Looking forward: five predictions for the Canadian Left in 2017
There’s no sugar-coating it: 2016 was a disappointing year for the Left, as we saw the Democratic Party’s attack on Bernie Sanders, the election of Donald Trump, right-wing motivations for Brexit in the United Kingdom, and the intensification of anti-immigrant rhetoric at home and abroad. But with a new year comes new hopes, opportunities and challenges. Here are five predictions for how the Canadian Left can find success going forward.
1. The importance of social movement organizing will increase
Doom and gloom over 2016 has overshadowed how issue-based grassroots movements like the Fight for 15 and Fairness have found success. These campaigns in Canada and beyond have demonstrated that, even in the face of regressive political institutions, efforts within communities can have profound effects. During 2017, I predict that such movements will not only see more success, but will have even greater impact on formal political parties, who see their successes as proof that such policies can be politically viable. Due in part to grassroots pressures, the Alberta NDP has begun a gradual move to a $15 minimum wage by 2018, and the Ontario NDP has also offered official support to the policy.
2. The Left will have to better harness populist energies
“Populism” is often painted as an ideological formation which rejects intellectuals, tolerance, pluralism and progress. And while some of this can be said to apply to right-wing populist variants, the reality is that leftism without a populist edge risks losing daily relevance with the people and ideals it claims to represent.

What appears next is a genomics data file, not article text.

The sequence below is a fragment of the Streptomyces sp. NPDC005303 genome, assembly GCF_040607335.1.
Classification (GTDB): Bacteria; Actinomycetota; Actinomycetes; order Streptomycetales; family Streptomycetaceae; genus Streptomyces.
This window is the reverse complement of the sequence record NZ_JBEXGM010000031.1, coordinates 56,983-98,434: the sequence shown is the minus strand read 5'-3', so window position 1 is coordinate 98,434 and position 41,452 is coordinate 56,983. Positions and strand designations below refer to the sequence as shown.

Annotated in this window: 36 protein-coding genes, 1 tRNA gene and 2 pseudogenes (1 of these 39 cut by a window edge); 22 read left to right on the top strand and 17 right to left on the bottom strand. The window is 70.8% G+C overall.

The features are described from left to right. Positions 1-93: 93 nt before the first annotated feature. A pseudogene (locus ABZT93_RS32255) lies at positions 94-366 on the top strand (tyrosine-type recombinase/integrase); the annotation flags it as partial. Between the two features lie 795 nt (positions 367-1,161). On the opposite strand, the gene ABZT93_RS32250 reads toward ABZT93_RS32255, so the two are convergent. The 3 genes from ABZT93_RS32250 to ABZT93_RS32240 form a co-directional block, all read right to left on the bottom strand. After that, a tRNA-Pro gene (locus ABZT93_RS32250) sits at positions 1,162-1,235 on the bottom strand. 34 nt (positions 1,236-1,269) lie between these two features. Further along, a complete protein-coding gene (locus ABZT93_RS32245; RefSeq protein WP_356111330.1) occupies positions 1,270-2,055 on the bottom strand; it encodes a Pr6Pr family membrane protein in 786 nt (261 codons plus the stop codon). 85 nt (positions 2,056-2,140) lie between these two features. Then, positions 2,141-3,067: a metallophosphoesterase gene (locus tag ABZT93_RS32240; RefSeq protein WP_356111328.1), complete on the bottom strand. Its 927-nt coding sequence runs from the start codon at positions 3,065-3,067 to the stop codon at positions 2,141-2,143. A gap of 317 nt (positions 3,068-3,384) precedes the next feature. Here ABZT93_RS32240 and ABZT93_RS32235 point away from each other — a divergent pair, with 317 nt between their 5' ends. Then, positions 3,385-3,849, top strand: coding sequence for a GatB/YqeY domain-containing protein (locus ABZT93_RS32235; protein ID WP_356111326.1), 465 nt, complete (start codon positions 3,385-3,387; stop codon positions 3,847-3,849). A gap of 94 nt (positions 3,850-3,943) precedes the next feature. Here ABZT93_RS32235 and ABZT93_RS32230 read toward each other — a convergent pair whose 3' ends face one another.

Populist movements have for centuries been essential in building democracies and, in Canada, a hybrid coalition of intellectuals and workers built the CCF-NDP. At its core, Left populism is less about ceding power to the “intolerant rabble” and more a recognition that our current society suffers from a democratic deficit in workplaces, communities and the wider economy. Accordingly, a platform centred on social and economic democracy has to be at least in part a populist effort.
Some self-defined progressives might scoff at things like “pocketbook politics,” but if socialists desire both power and improving the plight of working-class people, the daily economic realities of those people cannot be discounted. Left movements that harness popular discontent for inaccessible systems of power and influence will find sustained success in 2017.
3. The Liberal Party’s historical interests will leave openings for critiques from the Left
After Justin Trudeau’s win in 2015, many voters were just happy to see Harper gone, and while Trudeau remained popular across 2016 with most Canadians, cracks in his progressive façade began to show in his government’s attacks on young workers’ expectations, his broken promises to indigenous peoples, and his failure to uphold basic labour standards in the federal public service. All this has created space for unions, grassroots movements and the NDP to take the fight to Trudeau, by highlighting the conflict that exists between the Liberal Party’s feel-good rhetoric on the one hand, and its allegiances to social and economic elites on the other. The cracks will only get bigger as Trudeau is called to “put up or shut up” on unfulfilled promises, and as economic downturns force him into a historical Liberal pattern of using economic crises to attack workers.
There won’t be a federal election for a couple years yet, but 2017 might well be the pivot year where Trudeau loses the confidence of those voters the NDP will need to recapture.
4. The question of intergenerational inequality will only become more prominent